Christ’s Olivet Discourse on the End of the Age Part VII: The Judgment of the Nations -- By: John F. Walvoord

Journal: Bibliotheca Sacra
Volume: BSAC 129:516 (Oct 1972)
Article: Christ’s Olivet Discourse on the End of the Age Part VII: The Judgment of the Nations
Author: John F. Walvoord


Christ’s Olivet Discourse on the End of the Age
Part VII:
The Judgment of the Nations

John F. Walvoord

[John F. Walvoord, President, Dallas Theological Seminary, Editor, Bibliotheca Sacra.]

The disciples had asked in Matthew 24:3 what the signs would be for the end of the age and the coming of the Lord. This question was answered in the section Matthew 24:4–31. The principal sign was the great tribulation which would begin three and one-half years before the second coming of Christ to the earth. Following this prophetic passage, Jesus gave to His disciples a series of applications and interpretations. In Matthew 24:3125:30 Jesus answered their questions and applied the truth. Jesus then gave the disciples more than they asked for in detailing, in Matthew 25:31–36, the judgment of the nations which will follow the second coming.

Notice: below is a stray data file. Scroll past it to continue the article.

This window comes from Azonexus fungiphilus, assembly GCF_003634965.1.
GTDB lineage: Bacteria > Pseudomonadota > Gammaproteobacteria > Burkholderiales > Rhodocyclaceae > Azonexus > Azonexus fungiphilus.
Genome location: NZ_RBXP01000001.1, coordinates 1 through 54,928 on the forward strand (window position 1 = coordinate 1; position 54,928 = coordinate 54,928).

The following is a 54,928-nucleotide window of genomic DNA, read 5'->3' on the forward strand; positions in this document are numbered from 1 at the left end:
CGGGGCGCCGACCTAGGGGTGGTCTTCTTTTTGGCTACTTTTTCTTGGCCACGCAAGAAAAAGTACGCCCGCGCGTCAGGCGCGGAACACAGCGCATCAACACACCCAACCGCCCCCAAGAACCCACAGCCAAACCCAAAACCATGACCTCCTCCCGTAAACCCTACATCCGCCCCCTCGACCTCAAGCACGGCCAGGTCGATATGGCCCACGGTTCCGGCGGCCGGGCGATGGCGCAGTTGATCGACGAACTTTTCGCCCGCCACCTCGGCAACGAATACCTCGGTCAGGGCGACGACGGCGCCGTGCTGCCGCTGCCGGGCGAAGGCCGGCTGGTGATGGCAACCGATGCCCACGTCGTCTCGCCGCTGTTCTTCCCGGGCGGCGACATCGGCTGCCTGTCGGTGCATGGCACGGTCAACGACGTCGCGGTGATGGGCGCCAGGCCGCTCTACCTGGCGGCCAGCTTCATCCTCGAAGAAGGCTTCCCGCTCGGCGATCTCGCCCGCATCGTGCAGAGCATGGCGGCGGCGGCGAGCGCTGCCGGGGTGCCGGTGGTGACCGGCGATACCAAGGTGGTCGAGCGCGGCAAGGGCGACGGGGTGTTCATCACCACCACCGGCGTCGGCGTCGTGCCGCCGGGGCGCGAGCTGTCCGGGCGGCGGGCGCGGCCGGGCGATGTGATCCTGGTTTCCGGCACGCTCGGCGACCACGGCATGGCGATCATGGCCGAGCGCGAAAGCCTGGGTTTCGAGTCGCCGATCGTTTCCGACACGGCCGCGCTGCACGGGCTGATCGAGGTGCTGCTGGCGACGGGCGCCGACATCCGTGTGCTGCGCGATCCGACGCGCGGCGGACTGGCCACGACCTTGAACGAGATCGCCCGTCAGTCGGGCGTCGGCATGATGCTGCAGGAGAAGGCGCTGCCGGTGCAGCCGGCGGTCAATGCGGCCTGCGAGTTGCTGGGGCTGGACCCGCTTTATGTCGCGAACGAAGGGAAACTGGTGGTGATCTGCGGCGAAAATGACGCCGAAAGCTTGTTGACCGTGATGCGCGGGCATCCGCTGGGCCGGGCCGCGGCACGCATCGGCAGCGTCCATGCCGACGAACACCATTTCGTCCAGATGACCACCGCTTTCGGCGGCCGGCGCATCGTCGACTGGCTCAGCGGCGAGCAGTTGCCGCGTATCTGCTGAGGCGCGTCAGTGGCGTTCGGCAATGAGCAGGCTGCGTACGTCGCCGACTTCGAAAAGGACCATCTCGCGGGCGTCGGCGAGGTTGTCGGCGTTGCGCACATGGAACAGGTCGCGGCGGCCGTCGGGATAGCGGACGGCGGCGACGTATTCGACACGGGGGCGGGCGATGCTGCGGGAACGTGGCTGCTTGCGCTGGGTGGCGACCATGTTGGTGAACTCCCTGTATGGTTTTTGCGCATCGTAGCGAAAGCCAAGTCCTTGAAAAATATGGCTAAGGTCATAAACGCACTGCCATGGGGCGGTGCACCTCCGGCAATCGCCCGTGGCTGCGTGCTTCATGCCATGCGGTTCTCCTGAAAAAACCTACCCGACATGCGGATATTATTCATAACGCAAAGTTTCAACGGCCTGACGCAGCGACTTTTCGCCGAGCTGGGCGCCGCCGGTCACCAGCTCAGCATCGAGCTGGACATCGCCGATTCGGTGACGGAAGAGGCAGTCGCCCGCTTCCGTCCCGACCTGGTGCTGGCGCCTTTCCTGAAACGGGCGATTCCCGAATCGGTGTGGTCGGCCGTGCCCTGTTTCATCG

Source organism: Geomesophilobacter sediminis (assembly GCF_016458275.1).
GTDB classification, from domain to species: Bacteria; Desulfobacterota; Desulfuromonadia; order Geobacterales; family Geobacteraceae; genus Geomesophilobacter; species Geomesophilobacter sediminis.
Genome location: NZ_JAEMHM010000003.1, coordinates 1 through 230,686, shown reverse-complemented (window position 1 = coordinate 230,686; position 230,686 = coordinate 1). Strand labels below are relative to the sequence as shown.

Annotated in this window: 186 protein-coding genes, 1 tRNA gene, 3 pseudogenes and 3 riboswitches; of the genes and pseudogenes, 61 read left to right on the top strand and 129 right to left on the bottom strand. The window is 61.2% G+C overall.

While conservative expositors have been in general agreement that the passage deals with a final judgment, considerable disagreement exists concerning the exact nature of the judgment and its relation to the total prophetic plan of the Scriptures. Generally speaking, amillenarians, who believe the second coming of Christ ushers in the eternal state, hold that this is the judgment of all men. Lenski for instance states, “The whole human race will be assembled for the final judgment.”1 R. V. G. Tasker likewise states, “The Son of Man is pictured enthroned in glory as King (34) in exercising His divine prerogative as Judge of all nations (32 ).”2 Postmillenarians likewise generally make this a final judgment of all men.

Even Alford, a premillenarian, states, “We now come to the great and universal judgment at the end of this period, also prophesied distinctly in order in Rev. xx.11–15 —in which all the dead, small and great shall stand before God.”3 Liberal writers like A. H. M’Neile while raising questions on the genuineness of the passage usually do not dispute that it teaches a judgment which includes “all human beings, those placed on the right hand as well as those on the left.”4

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